Facility Design and Layout

Why it needs attention: Comprehensive facility operations design and layout requires a systematic process to determining the most appropriate combination of operations processes, material flows, material handling equipment, storage equipment, and information systems to satisfy the planned business requirements of a client.  Whenever there is a major change in business the impacts volume, inventory or the customer shipping profile, a facility re-design is likely needed.

What we can do: Our team has performed operational audits, both as stand-alone projects and as the initial stages of a full design project.  Our 35 years operational experience allows us to quickly determine how well the operation is functioning, and discern whether the facility layout, information technology, and material handling equipment are supporting or hindering the operation.  We are able to gain great insight from operating staff and first level supervisors about their experiences with existing processes, which they may not be willing to share so readily with upper level management.  In most cases, we are able to suggest basic changes that have had significant effects on improving performance, quality, and speed of an operation.

The Process: Our first step in a facility operations design is a determination of the business requirements that the operation must satisfy.  This includes a review of the existing operation, an understanding of the business changes affecting the operation, and an in-depth analysis of existing productivity measures  Our profile of the operation examines specifically SKU characteristics, inventory, and pick quantities, customer order characteristics, inbound receipts, outbound shipments, and SKU-level space requirements (cube and weight).

Our next step is to develop the feasible alternatives to satisfy the projected business requirements at a justifiable cost.  These alternatives would take into consideration the availability of capital, existing information systems resources and limitations, risk management, flexibility, and the level of uncertainty about projections.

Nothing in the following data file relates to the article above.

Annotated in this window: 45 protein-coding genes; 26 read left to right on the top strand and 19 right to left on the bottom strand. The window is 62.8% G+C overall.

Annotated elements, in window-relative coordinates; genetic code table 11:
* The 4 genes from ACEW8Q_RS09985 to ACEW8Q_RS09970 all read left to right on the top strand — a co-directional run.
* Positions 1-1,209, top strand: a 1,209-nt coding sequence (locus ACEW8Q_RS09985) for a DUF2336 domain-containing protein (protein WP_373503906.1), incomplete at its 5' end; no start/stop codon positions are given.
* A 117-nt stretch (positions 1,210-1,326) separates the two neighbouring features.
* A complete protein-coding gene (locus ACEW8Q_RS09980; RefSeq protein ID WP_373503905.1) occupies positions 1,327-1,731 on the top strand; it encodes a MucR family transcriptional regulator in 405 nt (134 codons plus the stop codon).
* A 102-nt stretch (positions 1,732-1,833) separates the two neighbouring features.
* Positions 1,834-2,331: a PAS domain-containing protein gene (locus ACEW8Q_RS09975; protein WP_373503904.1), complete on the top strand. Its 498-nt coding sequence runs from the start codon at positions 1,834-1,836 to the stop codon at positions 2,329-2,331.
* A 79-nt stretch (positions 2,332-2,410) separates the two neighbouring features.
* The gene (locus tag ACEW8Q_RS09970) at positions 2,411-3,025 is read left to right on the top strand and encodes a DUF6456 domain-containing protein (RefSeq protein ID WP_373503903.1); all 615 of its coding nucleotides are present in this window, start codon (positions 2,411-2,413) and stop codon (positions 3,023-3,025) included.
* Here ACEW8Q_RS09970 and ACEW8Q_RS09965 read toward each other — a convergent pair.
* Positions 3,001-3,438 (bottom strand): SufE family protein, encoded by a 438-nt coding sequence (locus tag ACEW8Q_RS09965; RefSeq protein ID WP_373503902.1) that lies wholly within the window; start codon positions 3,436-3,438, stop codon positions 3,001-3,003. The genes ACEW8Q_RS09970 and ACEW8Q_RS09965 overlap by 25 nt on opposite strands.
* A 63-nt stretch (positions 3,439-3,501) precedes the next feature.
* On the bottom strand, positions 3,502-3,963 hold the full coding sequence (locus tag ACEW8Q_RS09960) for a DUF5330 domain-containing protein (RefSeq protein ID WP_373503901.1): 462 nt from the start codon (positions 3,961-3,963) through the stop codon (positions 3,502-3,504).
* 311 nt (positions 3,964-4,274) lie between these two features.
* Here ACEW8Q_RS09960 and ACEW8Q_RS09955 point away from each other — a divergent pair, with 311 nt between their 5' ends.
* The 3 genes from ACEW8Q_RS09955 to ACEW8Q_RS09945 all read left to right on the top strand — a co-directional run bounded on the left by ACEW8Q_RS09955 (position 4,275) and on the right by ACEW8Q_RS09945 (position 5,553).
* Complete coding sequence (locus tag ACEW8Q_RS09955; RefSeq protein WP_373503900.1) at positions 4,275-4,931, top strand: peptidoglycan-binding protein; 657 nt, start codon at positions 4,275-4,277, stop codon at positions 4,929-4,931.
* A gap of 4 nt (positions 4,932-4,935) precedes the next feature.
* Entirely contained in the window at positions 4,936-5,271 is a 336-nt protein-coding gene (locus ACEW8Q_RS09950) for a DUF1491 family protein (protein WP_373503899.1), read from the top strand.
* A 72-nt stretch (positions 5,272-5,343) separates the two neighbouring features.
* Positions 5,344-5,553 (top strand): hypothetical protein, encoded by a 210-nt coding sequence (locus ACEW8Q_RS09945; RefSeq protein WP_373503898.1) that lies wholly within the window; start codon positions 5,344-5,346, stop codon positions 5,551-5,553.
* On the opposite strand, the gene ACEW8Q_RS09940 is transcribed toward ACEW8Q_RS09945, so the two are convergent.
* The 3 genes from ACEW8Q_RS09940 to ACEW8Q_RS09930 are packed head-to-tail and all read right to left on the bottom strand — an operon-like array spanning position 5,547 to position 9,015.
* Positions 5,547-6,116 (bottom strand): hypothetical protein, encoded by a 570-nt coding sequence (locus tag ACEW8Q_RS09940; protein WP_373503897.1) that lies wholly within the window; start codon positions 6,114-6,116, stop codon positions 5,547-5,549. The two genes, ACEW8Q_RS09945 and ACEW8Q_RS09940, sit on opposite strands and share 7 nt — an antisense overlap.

Our alternatives are then evaluated in detail to determine the following:

  • How well each alternative satisfies customer requirements for throughput and accuracy
  • The material flows into, within and out of the facility
  • The adequacy and adaptability of the picking and storage modules
  • Whether the equipment choices are appropriate for the projected needs of the business
  • The capital and annual budgets associated with each alternative including facility costs, equipment, information systems, labor costs, utilities, and maintenance.
  • The staffing requirements at the various levels of projected activity throughout the design year and at a midpoint year – this part of the evaluation needs to be thorough, particularly for operations requiring significant numbers of staff and/or higher skilled staff
  • The qualitative aspects of each alternative also have to be evaluated
  • ­ Consistency with the company’s overall supply chain strategy
  • ­ The capability to phase in the installation over time to defer costs or information systems support requirements
  • ­ Flexibility and adaptability, particularly for higher levels of mechanization and automation
  • ­ Difficulty of implementation
  • ­ Maintenance requirements/equipment reliability issues
  • ­ Training requirements – both startup and ongoing
  • ­ Information systems sustainability

Using this analysis of the alternatives, the most appropriate solution that will satisfy the company’s requirements is selected.  Thorough documentation of the projected costs and the rationale for the decision is crucial.

The final step of the operations design is the implementation of the selected alternative.  The planning requirements for the implementation will be proportional to the size and sophistication of the recommended operational upgrades.  If a new facility is required, detailed specifications for the new building, the new equipment, and the new information systems support will have to be developed.  Vendors and contractors will need to be selected.  A detailed schedule and coordination with all involved parties will also be required to insure the new operations design is implemented on time, on budget, and at the highest quality level.

Conclusion: Our team has long been at the leading edge of warehouse and distribution operations design and implementation.   We have a record of success for developing efficient and productive designs that meet future throughput demands at the least available cost.  We count on repeat assignments with satisfied clients for a significant portion of our business.

If you would like more information on how Jack Kuchta LLC can help you with your distribution network design or any of our range of services, please do not hesitate to call 201-579-8822 or email us at contactus@JackKuchta.com